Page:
Re: Authors "Victorious" in UnCover Copyright Suit

From: David Goodman <dgoodman_at_PRINCETON.EDU>
Date: Fri, 11 Aug 2000 13:49:55 -0400

I agree with Marvin that these examples don't show that quality control is
unnecessary, or that peer review is a poor form of quality control.
Let me explain a little more fully: I meant only to say that to divide the
world into peer-reviewed journals vs non-peer reviewed is not quite the full
story. It's the quality of the review that matters, as I'm sure Marvin would
agree. Besides cold fusion, there are many examples of ostensibly
peer-reviewed journals that publish some material without review, or sometimes
with a much lower standard of review than their customary level. Authors are
sometimes solicited for a paper with the promise of only cursory review.
Conferences are sometimes published with the "review" being merely the
acceptance of the paper for the conference.
There are also other forms of quality control than peer-review. Others have
elaborated on this.

The quality of much of the material on the web is a disgrace from one
viewpoint, and a tribute to free speech on the other. Others have elaborated
on this also. The presence on the web, and in the printed literature, of
material that was once peer-reviewed but is now obsolete and dangerous is
another problem--this has been discussed in particular about medical

What I emphasize is that the need for quality control does not imply that we
need the entire scientific publishing industry. Now that the industry isn't
needed for dissemination or archiving, it's the only ostensible justification
they have, but it is not true that no other way of doing quality control (as
peer review or otherwise) can be found than the maintenance of the entire

Marvin wrote:
> ----- Original Message -----
> From: "David Goodman" <dgoodman_at_Princeton.EDU>
> <snip>>
> > We should also remember that in addition to "all the amateur stuff
> > unleashed on the web with all the best intentions" there is also quite a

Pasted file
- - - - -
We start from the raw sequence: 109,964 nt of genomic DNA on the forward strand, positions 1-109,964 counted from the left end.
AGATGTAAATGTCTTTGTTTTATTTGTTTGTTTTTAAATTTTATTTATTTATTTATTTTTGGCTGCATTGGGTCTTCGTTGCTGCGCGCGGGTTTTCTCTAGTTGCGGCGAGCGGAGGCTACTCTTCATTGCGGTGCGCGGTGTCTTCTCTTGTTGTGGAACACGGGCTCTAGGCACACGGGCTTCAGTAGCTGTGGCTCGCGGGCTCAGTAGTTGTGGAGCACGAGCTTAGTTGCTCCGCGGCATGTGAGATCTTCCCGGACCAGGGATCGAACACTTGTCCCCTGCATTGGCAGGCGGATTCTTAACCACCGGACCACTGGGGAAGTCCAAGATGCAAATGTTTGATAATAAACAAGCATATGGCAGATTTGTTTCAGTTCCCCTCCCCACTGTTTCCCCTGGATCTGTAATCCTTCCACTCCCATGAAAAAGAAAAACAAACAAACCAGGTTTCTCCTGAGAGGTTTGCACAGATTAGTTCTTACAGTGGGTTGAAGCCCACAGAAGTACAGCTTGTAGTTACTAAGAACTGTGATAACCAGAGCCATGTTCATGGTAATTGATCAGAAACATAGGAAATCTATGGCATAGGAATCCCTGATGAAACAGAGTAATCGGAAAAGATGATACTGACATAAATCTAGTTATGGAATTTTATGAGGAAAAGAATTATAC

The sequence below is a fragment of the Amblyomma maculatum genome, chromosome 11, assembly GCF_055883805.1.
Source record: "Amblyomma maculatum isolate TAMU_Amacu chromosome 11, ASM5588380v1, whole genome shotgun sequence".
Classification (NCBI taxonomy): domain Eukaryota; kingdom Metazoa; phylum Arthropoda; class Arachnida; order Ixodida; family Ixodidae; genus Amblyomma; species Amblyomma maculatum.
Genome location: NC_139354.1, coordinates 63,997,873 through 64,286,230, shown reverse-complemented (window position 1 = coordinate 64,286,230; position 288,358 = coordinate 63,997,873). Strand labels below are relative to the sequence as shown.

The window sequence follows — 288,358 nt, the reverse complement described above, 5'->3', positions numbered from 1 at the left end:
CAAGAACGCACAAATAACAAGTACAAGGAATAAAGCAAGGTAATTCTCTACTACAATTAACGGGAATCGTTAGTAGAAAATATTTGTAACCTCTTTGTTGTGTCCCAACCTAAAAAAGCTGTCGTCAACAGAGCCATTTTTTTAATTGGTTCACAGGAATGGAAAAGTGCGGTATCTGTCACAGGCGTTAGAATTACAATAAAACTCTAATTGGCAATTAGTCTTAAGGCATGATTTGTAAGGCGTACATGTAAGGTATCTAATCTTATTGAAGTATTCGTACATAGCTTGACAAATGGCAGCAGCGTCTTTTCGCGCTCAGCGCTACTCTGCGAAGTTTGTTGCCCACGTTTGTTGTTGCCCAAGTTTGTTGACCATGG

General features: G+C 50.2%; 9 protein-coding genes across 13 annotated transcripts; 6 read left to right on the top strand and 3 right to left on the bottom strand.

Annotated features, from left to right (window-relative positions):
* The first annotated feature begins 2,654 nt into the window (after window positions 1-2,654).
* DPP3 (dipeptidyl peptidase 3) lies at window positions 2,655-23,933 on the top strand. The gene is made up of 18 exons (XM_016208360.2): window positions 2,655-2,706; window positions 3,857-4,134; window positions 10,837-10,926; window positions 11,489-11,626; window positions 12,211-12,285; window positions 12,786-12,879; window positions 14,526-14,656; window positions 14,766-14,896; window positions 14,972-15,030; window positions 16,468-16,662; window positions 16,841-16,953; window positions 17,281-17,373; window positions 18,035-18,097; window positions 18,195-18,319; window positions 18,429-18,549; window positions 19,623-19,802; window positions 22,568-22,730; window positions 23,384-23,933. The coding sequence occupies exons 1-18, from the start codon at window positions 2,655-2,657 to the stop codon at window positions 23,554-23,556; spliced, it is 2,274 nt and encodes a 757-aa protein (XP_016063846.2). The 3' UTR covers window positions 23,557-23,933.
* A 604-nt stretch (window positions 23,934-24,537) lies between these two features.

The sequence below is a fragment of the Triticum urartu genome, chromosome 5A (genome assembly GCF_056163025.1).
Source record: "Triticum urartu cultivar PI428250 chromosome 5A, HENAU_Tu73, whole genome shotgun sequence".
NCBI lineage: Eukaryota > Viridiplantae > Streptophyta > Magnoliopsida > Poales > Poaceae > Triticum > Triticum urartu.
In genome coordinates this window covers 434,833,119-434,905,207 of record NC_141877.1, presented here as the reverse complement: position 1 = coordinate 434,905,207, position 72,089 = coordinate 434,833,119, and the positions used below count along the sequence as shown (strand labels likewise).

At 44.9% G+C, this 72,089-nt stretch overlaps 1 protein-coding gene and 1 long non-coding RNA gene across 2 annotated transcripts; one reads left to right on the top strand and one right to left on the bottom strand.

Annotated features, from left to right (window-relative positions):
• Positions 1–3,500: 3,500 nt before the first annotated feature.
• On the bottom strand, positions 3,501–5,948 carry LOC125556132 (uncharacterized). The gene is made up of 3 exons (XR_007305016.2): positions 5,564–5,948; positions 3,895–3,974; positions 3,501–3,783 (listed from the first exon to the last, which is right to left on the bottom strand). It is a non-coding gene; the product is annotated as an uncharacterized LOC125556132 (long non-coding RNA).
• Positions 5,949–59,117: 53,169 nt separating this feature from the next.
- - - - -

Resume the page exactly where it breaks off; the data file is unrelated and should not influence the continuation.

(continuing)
> > bit of similar stuff in the refereed journal literature. For example,
> > polywater, cold fusion and HIV as a non-cause of AIDS have all in
> > referred journals (of different publishers).
> >
> > David Goodman <dgoodman_at_Princeton.EDU>
> Some wrong material gets through the review, and the proportion depends on
> the quality of the journal - which is one reason that authors want to be in
> the best journals to gain acceptance of their work. The proportion of
> nonsense on the Web is much higher than in even a poorly edited journal, and
> the two forms of publication shouldn't be equated in this sense.
> Two or three times a year, I see discussions on science-oriented newsgroups
> on whether glass flows. All the evidence to the contrary doesn't stop the
> believers from bringing it up again. That kind of thing doesn't last long
> in the refereed literature.
> The second two examples Goodman gave were immediately recognized as wrong,
> and - as I recall - the first cold fusion article wasn't reviewed, contrary
> to the policy of that journal. The polywater flurry ended when the checking
> system of science came up with the facts. Pseudoscience of all kinds
> doesn't correct itself - it selectively ignores evidence.

David Goodman
Biology Librarian, and
Co-Chair, Electronic Journals Task Force
Princeton University Library
phone: 609-258-3235            fax: 609-258-2627
Received on Mon Jan 24 2000 - 19:17:43 GMT

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